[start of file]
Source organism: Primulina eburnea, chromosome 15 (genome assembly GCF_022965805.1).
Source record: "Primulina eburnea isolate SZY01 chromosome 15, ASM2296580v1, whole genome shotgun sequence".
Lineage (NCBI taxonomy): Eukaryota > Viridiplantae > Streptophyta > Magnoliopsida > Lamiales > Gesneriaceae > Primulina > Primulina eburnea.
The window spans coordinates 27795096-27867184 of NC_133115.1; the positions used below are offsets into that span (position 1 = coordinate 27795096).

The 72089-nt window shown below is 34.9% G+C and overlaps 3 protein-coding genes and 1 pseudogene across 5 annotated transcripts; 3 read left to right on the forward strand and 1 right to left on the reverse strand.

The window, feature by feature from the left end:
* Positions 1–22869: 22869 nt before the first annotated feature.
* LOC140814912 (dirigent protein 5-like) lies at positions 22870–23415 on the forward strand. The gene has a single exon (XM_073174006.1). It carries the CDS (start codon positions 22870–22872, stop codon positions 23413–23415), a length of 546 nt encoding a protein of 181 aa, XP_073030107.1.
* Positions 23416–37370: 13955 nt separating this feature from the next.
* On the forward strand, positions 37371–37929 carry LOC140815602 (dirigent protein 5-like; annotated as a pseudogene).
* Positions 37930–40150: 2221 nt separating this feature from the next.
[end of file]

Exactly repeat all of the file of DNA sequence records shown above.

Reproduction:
Source organism: Primulina eburnea, chromosome 15 (genome assembly GCF_022965805.1).
Source record: "Primulina eburnea isolate SZY01 chromosome 15, ASM2296580v1, whole genome shotgun sequence".
Lineage (NCBI taxonomy): Eukaryota > Viridiplantae > Streptophyta > Magnoliopsida > Lamiales > Gesneriaceae > Primulina > Primulina eburnea.
The window spans coordinates 27795096-27867184 of NC_133115.1; the positions used below are offsets into that span (position 1 = coordinate 27795096).

The 72089-nt window shown below is 34.9% G+C and overlaps 3 protein-coding genes and 1 pseudogene across 5 annotated transcripts; 3 read left to right on the forward strand and 1 right to left on the reverse strand.

The window, feature by feature from the left end:
* Positions 1–22869: 22869 nt before the first annotated feature.
* LOC140814912 (dirigent protein 5-like) lies at positions 22870–23415 on the forward strand. The gene has a single exon (XM_073174006.1). It carries the CDS (start codon positions 22870–22872, stop codon positions 23413–23415), a length of 546 nt encoding a protein of 181 aa, XP_073030107.1.
* Positions 23416–37370: 13955 nt separating this feature from the next.
* On the forward strand, positions 37371–37929 carry LOC140815602 (dirigent protein 5-like; annotated as a pseudogene).
* Positions 37930–40150: 2221 nt separating this feature from the next.